To sum up, the latest big-city dining concept from the boys who brought us Hue, Central City Market and Kres Chophouse is unquestionably slick, boisterous, even metropolitan; the food, indisputably top-notch and expertly prepared. And the service? Too loose, unrefined and, unlike chef Alex Brugger's dishes, in need of a little seasoning. That's the short of it.
The long of it starts with a fawningly apologetic maitre d' informing me that my reservation time couldn't be honored as a result of too many parties outstaying their projected seating durations. My table would be ready in 20 minutes, I was told, but I could enjoy a cocktail in the bar (at my expense) while I waited. Now, what's the point of giving the restaurant your phone number if they won't call to inform patrons of a cancellation or, as in my case, a seating delay? The logistics fundamental to reservations are typically fine-tuned in the first couple of weeks ' at least that would be expected of a restaurant run by the savvy folks at Urban Life Management. (Officially, Citrus has been open since April 30; their soft open was two weeks prior.)
Furthermore, after being seated, I was told two waiters would tend to me, though when a need arose during the course of my meal, neither were anywhere to be found. And let it be noted that the principal waiter was an affable chap, but his jejune struggle to recall the soup of the day was simultaneously laughable and maddening.
OK, on to what they do right. For one, the dÃ©cor ' stylishly simple, chicly crepuscular and tinged with appropriate hues of blood orange. The din can be deafening, but the joint's got that asphalt-jungle verve that trendsters dig, so for now this Orange Avenue sup-spot will revel in 'It Placeâ?� status.
Then there's the food. Nothing overly trendy about it, but it's delicious and worthy of the toplofty pricing. Shrimp cocktail ($14) came with three dipping sauces for four chilled and fattened curls of Gulf crustaceans with a crunch to match; a garnish of key lime halves was a fitting touch. Lobster and sweet corn fritters ($11), spiked with nostril-flaring jalapeÃ±o and dressed up with pineapple-mango salsa, evoked Southern hush-puppy comfort. A lack of basil muted the creamy yellow tomato bisque ($6), but essence of fire-roasted peppers redeemed it from the throes of mediocrity.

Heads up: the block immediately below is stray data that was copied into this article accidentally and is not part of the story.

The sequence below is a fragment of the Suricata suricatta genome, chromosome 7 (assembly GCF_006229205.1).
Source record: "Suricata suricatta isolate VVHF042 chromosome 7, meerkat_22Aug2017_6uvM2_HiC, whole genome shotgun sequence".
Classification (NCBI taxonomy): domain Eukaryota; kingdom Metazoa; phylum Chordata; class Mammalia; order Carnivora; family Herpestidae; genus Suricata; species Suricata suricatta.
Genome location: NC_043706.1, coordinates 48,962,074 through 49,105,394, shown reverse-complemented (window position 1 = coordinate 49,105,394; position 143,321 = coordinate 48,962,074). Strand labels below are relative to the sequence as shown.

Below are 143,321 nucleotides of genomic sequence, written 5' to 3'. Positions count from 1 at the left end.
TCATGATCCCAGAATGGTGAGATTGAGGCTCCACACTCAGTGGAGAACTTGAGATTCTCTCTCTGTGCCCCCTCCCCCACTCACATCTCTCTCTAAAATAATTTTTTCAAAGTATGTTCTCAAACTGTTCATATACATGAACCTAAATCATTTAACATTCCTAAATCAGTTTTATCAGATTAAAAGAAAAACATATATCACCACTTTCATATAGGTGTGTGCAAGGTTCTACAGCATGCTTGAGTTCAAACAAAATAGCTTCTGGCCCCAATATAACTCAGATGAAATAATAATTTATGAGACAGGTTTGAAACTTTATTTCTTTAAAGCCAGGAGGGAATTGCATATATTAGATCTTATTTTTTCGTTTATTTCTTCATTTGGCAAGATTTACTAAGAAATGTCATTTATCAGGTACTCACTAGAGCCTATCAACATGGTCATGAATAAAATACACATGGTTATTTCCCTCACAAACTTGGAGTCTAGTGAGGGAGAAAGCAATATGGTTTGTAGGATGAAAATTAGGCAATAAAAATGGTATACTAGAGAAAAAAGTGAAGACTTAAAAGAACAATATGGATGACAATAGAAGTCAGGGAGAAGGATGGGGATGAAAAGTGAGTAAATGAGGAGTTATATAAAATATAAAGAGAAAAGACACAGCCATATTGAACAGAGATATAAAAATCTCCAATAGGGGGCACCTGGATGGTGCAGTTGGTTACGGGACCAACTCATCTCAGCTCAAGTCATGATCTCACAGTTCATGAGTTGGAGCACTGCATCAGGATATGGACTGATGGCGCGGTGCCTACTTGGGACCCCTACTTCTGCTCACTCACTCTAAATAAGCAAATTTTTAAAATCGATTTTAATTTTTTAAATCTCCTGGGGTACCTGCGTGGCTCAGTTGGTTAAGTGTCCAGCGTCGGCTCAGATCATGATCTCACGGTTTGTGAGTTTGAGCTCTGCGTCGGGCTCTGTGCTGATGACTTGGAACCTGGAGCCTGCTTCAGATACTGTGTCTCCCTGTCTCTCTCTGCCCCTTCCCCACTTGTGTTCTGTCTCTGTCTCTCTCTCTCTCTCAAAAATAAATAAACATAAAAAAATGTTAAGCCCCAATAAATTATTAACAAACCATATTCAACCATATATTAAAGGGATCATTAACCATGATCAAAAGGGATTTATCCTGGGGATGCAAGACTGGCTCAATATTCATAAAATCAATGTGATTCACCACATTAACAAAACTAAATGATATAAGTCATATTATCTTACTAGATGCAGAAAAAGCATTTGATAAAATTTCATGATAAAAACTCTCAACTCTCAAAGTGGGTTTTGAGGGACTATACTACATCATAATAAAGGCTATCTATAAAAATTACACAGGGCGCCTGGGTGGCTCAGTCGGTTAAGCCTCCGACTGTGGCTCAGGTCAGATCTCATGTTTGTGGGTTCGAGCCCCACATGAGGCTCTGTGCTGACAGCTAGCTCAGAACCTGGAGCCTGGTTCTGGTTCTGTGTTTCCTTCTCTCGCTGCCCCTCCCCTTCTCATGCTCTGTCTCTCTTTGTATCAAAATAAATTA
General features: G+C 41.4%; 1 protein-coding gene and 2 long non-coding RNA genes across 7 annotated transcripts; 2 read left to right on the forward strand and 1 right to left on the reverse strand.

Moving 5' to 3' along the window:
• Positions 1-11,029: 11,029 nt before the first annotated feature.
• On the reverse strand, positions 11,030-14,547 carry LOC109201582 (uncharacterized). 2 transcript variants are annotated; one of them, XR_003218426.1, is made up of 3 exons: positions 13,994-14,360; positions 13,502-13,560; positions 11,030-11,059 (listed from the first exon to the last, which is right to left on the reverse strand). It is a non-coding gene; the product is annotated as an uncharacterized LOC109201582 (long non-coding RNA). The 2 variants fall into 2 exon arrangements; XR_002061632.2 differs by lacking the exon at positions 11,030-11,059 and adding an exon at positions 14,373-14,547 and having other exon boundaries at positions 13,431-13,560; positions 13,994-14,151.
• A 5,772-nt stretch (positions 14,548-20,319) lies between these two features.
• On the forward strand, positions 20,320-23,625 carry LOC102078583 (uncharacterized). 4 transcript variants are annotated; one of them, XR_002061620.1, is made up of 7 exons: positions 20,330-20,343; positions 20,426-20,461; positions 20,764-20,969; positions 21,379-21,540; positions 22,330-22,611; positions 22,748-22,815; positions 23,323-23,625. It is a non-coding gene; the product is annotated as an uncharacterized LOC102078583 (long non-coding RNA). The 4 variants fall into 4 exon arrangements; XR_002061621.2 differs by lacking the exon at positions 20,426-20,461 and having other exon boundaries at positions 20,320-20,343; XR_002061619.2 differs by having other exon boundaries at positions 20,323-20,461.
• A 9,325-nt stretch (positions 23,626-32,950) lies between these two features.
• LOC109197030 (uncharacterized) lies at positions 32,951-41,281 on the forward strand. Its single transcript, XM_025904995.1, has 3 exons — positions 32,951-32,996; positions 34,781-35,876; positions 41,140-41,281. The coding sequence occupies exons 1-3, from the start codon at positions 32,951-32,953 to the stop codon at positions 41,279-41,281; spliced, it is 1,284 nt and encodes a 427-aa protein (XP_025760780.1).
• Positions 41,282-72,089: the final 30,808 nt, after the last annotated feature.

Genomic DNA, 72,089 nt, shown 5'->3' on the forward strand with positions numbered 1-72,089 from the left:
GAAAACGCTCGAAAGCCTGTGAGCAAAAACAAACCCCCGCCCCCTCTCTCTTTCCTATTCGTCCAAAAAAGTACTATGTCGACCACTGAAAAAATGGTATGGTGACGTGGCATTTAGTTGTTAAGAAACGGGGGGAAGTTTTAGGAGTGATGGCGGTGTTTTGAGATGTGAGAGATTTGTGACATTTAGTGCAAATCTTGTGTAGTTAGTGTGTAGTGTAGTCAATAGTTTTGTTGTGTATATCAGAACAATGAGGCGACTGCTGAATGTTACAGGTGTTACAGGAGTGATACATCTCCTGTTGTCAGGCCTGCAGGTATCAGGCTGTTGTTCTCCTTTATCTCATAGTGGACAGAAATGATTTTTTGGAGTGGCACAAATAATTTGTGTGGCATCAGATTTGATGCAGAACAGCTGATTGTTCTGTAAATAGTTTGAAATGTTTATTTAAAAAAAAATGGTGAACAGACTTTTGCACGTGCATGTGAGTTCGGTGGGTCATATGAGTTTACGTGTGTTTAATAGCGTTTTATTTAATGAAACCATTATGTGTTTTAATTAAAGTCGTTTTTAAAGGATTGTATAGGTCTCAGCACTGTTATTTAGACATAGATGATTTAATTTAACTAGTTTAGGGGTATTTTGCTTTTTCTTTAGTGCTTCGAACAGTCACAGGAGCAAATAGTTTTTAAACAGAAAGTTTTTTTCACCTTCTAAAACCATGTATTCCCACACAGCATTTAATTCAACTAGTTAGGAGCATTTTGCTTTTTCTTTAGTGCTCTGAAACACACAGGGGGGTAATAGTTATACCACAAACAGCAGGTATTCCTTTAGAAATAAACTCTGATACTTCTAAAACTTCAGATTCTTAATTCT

The prime cut of bone-in New York strip steak ($34) is an enormous citrus-rubbed slab, all 18 ounces char-grilled to order and served with fennel-whipped potatoes. I pan-seared a good chunk of it the next day and it was every bit as juicy as the night before. Red snapper ($27) was seared to a flaky succulence, and though I didn't care much for the blood orange'peppercorn drizzle, the exceptional lobster risotto cake, lightly crisped on both ends, is proof positive of the kitchen's competency.
What a pleasure it was to crack the surface of the cafÃ© cubano crÃ¨me brÃ»lÃ©e ($7): thick, hardened and glassy, as opposed to the brittle, thin, caramelized layers I've sampled elsewhere. Banana cheesecake rolls ($8) resembled giant egg rolls, but puncturing the delicately crisp pastry skin yielded a silken filling. A scoop of Edy's dulce de leche ice cream and a dollop of homemade chantilly cream elevated it to gluttonous heights.
When the service is raised to similar heights, Citrus will be ripe for the picking.
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